It would be too easy to compare Reflections to a Beckett play or a drama by Tarkovsky, but Sullivan’s docu-drama is unique. This is total dystopia where everything is reduced to its lowest common denominator. The central characters play out base identities in re-enacting family life – symbolically, the few pieces of simple furniture slowly sink into the swamp.
DoP Ryan Barry-Cotter uses very little light for his grainy black-and-white images, and it comes as a shock when garish colour images occasionally flood the screen for a few seconds. But what really stands out is Houbolt’s tour de force that conveys the anguish of person lost in a world of voices and vague images. The ex-paralympian swimmer is simply stunning in her expressionist angst, in a performance that will resonate for a for a very long time.
Director Luke Sullivan is at the forefront of the next generation of Australian filmmakers. At a remarkably young age, he is now in the company of renowned Australian directors including Phillip Noyce (Rabbit-Proof Fence), Warwick Thornton (Samson and Delilah) and David Michôd (The Rover) who have previously screened at Karlovy Vary. MT
World premiere at Karlovy Vary International Film Festival 2018 | IMAGINA
Oscar-winning Tim Robbins will be celebrated at this year’s Karlovy Vary Film Festival with a Crystal Globe for his Outstanding Contribution to World Cinema as an actor, director, screenwriter, producer and musician. Robbins won his Academy Award for his performance as Best Supporting in Mystic River (2003) and was later nominated for a best director Oscar for Dead Man Walking (1995).
Tim Robbins grew up surrounded by artists from an early age and began his acting career on the New York stage with the experimental theatre ensemble The Actor’s Gang, which under his guidance earned widespread audience acclaim and more than a hundred critics’ awards.
This early success led to various roles in TV and a film career that flourished with his performance in Ron Shelton’s popular sports film Bull Durham (1988). Proof of his undeniable talent followed with his role in the drama Jacob ’s Ladder(1990), and Robbins went on to work with legendary indie director Robert Altman – taking the sardonic lead role in Altman’s The Player(1992) which won him a Golden Globe and the Best Actor at the Cannes Film Festival.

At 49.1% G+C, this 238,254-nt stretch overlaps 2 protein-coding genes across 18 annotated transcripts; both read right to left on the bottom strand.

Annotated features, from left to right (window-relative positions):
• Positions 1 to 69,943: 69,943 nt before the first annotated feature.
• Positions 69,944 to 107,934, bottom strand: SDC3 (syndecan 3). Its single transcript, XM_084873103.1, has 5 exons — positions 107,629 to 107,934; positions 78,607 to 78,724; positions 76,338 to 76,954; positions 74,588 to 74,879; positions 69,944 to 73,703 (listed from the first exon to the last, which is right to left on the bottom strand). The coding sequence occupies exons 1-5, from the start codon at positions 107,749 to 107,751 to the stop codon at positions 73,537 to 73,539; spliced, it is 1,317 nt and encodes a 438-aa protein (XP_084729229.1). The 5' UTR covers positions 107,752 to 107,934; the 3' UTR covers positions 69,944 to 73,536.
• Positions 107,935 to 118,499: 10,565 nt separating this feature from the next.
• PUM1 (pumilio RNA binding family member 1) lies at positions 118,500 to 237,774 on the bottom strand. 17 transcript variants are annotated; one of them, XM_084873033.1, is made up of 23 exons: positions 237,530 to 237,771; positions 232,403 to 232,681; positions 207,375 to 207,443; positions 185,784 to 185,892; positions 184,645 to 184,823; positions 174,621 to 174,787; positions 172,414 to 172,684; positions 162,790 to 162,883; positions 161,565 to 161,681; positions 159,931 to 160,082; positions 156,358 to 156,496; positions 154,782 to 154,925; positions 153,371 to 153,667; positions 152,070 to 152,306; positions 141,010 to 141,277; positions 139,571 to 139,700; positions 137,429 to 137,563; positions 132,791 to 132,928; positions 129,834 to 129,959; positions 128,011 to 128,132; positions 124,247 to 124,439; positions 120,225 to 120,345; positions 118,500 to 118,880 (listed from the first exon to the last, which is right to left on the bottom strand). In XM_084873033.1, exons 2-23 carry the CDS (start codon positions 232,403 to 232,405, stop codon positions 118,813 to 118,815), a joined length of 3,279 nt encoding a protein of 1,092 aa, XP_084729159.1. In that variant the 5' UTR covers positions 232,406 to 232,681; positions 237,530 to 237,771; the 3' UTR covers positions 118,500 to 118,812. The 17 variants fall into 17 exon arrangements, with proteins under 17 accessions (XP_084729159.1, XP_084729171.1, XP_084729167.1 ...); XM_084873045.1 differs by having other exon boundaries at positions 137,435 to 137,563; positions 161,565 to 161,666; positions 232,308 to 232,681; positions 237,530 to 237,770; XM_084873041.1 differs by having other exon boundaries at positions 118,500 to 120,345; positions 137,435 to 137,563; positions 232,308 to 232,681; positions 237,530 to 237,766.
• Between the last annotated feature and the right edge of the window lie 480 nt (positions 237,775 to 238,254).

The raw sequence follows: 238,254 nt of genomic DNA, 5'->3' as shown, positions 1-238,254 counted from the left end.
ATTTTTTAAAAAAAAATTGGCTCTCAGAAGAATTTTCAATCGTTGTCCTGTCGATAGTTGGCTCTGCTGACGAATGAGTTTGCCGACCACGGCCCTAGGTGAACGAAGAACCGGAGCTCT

Honing his skills behind the camera, Robbins’ directorial debut was the impressive drama Bob Roberts (1992 left) which he scripted, co-scored (with his brother David), and also appeared in the title role, singing many of the songs himself. And the following year he was back with Robert Altman to film Short Cuts (1993). The ensemble cast won a Special Golden Globe and also took home the Volpi Cup from the Venice Film Festival.
There followed appearances in the Coen brothers’ The Hudsucker Proxy(1994), another outing with Robert Altman (the comedy from the world of fashion Prêt-à-Porter, 1994), and his work with Frank Darabont on The Shawshank Redemption (1994), which was nominated for seven Oscars. In 1996 Dead Man Walking earned him an Oscar nomination for best director, while his partner Susan Sarandon won an Oscar for best actress. His next auteur outing, Cradle Will Rock (1999) above, which premiered at Cannes, explored the relationship between the individual artist and society during a tumultuous time in the U.S. though this time in another era. As with Dead Man Walking, Robbins produced, and the music was written by his brother David.
After Stephen Frears’s romantic comedy High Fidelity(2000) and Michel Gondry’s bizarre Human Nature (2001) – based on a script by Charlie Kaufman – Robbins appeared in one of his most successful roles – in Clint Eastwood’s crime drama Mystic River (2004), for which both Robbins and lead actor Sean Penn won an Oscar and a Golden Globe. Recently Robbins has appeared in Marjorie Prime(2017) and HBOs The Brink (2016) and Here And Now (2018).
KARLOVY VARY FILM FESTIVAL | 29 JUNE – 7 JULY 2018 | TIM ROBBINS WILL PRESENT BOB ROBERTS and CRADLE WILL ROCK and perform with his ensemble The Rogues Gallery Band.
New films from RADU JUDE, ANA KATZ and SÉBASTIEN PILOTE headline the main competition at the 53rd edition of the Czech Republic’s premier festival that unspools in the spa town of Karlovy Vary from 29 June until 7 July 2018.
The ten world and two international premieres in this year’s official competition include Jude’s follow-up to his sombre genocide documentary Dead Nation (2107). I Do Not Care If We Go Down In History As Barbarians isanother exploration of the timely topic of national identity and culture. Argentinian filmmaker Ana Katz’s will present her bittersweet family drama Sueño Florianópolis. The Fireflies Are Gone,is the story of a rebellious yet charismatic teenager, directed by Canadian filmmaker Sébastien Pilote. The line-up also features Russian filmmaker Ivan Tverdovsky’s poetic new film Jumpman and Peter Brunner’s dark Austrian-American drama To the Night, starring Caleb Landry Jones, while Israeli director Joseph Madmony will be at KVIFF with a subtly moving drama Redemption, that explores a fathers fight to save his daughter and his own musical dream. co-directed by cinematographer Boaz Y. Yako